• Email : info@champlainareatrails.com
  • Phone : (518) 962-2287
  • Address : 6482 Main Street Westport, NY 12993


The most common way to protect land is by “conservation easement.” 

A conservation easement (also known as a conservation restriction or conservation agreement) is a voluntary, legal agreement between a landowner and a land trust or government agency that permanently limits the uses of the land to protect its conservation values. It allows landowners to continue to own and use their land, sell it, or pass it on to heirs. The conservation easement limits ‘run with the land,’ meaning that the restrictions stay in place even if the land is inherited or sold.


Considerations When Deciding Whether to Use Fee Ownership or a Conservation Easement to Protect a Property

Factors Favorable to Fee Ownership

  • The property contains very sensitive natural resources.
  • Public use is a significant conservation objective.
  • Resources on the property require intensive management.
  • Surrounding lands are owned for a fee by the land trust or other conservation organizations or agencies.

Factors Favorable to Conservation Easements

  • Conservation objectives include productive use.
  • Private ownership is compatible with the conservation objectives.
  • The land trust has the capability and finances to monitor and enforce the easement.
  • Restrictions that protect the resource.

A conservation easement is just one of many options. You may also donate or sell property, donate or sell development rights, or make a bargain sale.

Resale of Land

If you need to sell your land but don’t want to see it destroyed by development, a land trust can help. Before the sale, you can work with your local land trust to place a conservation easement on the land before it goes on the market. Some land trusts can also help identify potential buyers for conserved lands.

NOTE: Because you are selling or donating the development rights, you should expect to receive less money for your land than if it were sold outright.

Donation of Land for Conservation

Donating land for conservation is one of the finest legacies a person can leave to future generations. If you donate your land, your land trust can work with you to identify the best arrangement. The land trust might retain ownership of the property as a permanent preserve or transfer the property to a suitable owner, such as a government agency. In some cases, the land is sold to a private owner, subject to a conservation easement held by the land trust. (Proceeds from such a sale could fund the land trust’s long-term management of the conservation easement and help it to protect even more land.) The total market value of land donated to a nonprofit land trust is tax deductible as a charitable gift.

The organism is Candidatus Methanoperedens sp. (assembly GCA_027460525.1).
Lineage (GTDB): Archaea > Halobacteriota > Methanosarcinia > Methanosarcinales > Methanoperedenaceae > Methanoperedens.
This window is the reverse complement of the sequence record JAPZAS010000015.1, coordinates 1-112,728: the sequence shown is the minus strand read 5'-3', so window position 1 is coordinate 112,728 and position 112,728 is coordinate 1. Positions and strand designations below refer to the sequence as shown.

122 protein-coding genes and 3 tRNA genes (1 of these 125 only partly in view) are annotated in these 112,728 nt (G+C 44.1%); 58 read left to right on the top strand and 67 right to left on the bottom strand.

Trade Lands

Trade lands are properties donated to a land trust that may or may not have significant conservation characteristics. They can be developed or not and can be residential, industrial, or commercial. These trade lands are donated to land trusts specifically to be sold (sometimes they are conserved with an easement and then sold), with the proceeds going to the land trust.

The donation can be outright or devised through a will. Some land trusts may grant a retained life estate if the property is a personal residence or farm. The proceeds from a trade land can also be used to fund a charitable remainder trust, an irrevocable trust which pays income to one or more beneficiaries — often, the donor or the donor and the donor’s spouse — for life or a term of up to 20 years. When the trust ends, the remaining assets go to the land trust. Trade land donations often have tax benefits.

Bargain Sale

In a bargain sale, you sell your land to a land trust for less than its fair market value. This makes it more affordable for the land trust and offers several benefits: it provides cash, avoids some capital gains tax, and may entitle you to a charitable income tax deduction based on the difference between the land’s fair market value and sale price.

Donation With A Lifetime Income

If you have land that you would like to protect by donating it to a land trust, but you need to receive income during your lifetime, consider a charitable gift annuity or a charitable remainder unitrust. Charitable gift annuities and charitable remainder unitrusts are most useful for highly appreciated land, the sale of which would incur high capital gains tax.


If you have more questions about conserving your land you can read more from the Land Trust Alliance by clicking here, by giving our office a call at (518) 962-2287, or by emailing us at info@champlainareatrails.
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